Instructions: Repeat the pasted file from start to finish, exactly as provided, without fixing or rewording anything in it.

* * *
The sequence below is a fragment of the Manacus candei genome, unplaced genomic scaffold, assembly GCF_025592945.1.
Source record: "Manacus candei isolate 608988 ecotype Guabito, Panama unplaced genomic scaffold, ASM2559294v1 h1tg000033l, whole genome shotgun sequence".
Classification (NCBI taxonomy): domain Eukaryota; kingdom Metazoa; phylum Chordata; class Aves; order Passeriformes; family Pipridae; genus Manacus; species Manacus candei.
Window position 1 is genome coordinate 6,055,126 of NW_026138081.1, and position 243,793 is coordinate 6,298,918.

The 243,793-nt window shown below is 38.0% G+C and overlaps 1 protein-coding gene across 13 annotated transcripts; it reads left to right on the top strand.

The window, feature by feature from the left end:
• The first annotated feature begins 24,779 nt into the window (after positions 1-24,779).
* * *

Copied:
The sequence below is a fragment of the Manacus candei genome, unplaced genomic scaffold, assembly GCF_025592945.1.
Source record: "Manacus candei isolate 608988 ecotype Guabito, Panama unplaced genomic scaffold, ASM2559294v1 h1tg000033l, whole genome shotgun sequence".
Classification (NCBI taxonomy): domain Eukaryota; kingdom Metazoa; phylum Chordata; class Aves; order Passeriformes; family Pipridae; genus Manacus; species Manacus candei.
Window position 1 is genome coordinate 6,055,126 of NW_026138081.1, and position 243,793 is coordinate 6,298,918.

The 243,793-nt window shown below is 38.0% G+C and overlaps 1 protein-coding gene across 13 annotated transcripts; it reads left to right on the top strand.

The window, feature by feature from the left end:
• The first annotated feature begins 24,779 nt into the window (after positions 1-24,779).